Locomotive numbering system of the Deutsche Bahn AG
Since 1992, the German state railways (DB and DR, merged into
the DBAG since 1994) have a common numbering system, which is
similar to the one that the DB used since 1968.
The numbers look like this:
000 000-0, the first group of three denotes the class, the next
group of three is the serial number, and the last digit is the
check digit, to check whether the number is correct.
The numbers can be extended to international numbers later, by
adding a sequence such as 90 80 0 at the left.
- 0: Steam locomotives
- 1: Electric locomotives
- 2: Diesel locomotives
- 3: Small shunting locomotives
- 4: Electric railcars (EMUs)
- 5: Accumulator railcars
- 6: Diesel railcars (DMUs) except rail buses
- 7: Service railcars and rail buses
- 8: Additional/intermediate/cab cars for 4 and 5
- 9: Additional/intermediate/cab cars for 6 and 7
2nd and 3rd digit
The 2nd digit groups the classes:
- x88 = all museum locomotives/railcars (the number is not written outside)
- x99 = all narrow gauge locomotives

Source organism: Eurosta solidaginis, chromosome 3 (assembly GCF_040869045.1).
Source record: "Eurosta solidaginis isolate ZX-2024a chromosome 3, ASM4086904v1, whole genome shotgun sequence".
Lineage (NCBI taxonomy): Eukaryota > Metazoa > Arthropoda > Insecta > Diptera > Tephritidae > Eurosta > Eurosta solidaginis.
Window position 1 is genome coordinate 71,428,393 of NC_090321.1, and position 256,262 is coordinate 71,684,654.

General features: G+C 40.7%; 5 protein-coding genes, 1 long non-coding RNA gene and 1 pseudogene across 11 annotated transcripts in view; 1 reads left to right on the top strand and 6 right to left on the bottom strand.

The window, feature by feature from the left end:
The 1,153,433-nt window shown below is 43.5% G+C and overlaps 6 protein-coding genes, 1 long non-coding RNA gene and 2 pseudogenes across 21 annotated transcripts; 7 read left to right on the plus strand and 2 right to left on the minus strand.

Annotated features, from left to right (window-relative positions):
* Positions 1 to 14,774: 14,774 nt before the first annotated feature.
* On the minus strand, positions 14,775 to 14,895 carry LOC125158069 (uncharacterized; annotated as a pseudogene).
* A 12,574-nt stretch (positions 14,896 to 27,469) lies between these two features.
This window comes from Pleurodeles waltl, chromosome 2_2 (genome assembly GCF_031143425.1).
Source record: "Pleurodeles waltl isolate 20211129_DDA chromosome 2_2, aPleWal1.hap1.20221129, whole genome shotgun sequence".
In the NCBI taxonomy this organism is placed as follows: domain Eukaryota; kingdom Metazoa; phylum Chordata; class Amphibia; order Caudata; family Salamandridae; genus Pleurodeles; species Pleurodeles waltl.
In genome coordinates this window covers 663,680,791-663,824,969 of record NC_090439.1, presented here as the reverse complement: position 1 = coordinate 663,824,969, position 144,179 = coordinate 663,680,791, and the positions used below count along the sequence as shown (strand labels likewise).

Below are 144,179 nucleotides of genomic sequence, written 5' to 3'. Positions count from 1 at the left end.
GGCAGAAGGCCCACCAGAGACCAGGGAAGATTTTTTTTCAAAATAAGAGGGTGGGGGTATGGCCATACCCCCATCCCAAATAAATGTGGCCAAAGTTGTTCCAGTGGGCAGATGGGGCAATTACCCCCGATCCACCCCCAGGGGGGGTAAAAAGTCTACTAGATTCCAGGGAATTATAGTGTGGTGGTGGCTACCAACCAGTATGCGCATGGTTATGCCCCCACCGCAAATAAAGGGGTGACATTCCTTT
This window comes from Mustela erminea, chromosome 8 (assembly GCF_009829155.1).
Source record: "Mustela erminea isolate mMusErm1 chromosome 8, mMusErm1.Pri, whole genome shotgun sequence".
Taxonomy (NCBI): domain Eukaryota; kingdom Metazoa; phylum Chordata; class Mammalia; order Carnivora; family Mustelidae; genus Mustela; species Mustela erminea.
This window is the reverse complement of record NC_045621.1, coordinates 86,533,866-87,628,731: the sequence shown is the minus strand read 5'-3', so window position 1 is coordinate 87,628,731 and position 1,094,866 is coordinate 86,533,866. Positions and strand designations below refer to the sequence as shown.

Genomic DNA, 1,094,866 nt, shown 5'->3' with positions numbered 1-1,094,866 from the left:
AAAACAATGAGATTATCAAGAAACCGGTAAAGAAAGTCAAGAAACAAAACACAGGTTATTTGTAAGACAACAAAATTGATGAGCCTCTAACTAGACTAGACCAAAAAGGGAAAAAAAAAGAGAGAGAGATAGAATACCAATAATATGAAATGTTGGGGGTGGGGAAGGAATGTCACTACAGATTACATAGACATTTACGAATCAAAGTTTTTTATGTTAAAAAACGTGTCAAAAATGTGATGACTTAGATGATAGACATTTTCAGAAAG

- if 1st digit = 0:
0-1 locomotives with tender for advanced (fast) passenger trains
2-3 locomotives with tender for passenger trains
4-5 locomotives with tender for freight trains
6-7 tank locomotives for passenger trains
8-9 tank locomotives for freight trains and shunters
97 (2nd+3rd digit) rack locomotives
98 (2nd+3rd digit) old locomotives for local trains
99 (2nd+3rd digit) narrow gauge locomotives
- if 1st digit = 1: 0--1 = passenger, 2--3 = universal, 4--5 = freight, 6
= shunting, 7 = other systems, 8 = multiple systems
- if 1st digit = 2: 0--8 = mainline, 9 = shunting
- if 1st digit = 3: denotes `power group'
- if 1st digit = 4: 0 = high speed, 2 = commuter AC, 7--8 = commuter DC
- if 1st digit = 6: 0--1 = long distance, 2--9 = short distance
- if 1st digit = 7: 0--8 = service cars, 9 = rail buses
- if 1st digit = 8--9: same as accompanying power car
4th, 5th and 6th digit
serial number, starting with 001.
Check digit: the digits 1 to 6 are multiplied alternately by 1
and 2, the digits of the results are added, and the last digit
of what comes out is subtracted from 10 (0 stays 0) - the result
of this is the check digit, which is used to be sure the number
is correct, thus transmission errors can be detected.
Tobias B. Köhler (email@example.com) - October 1996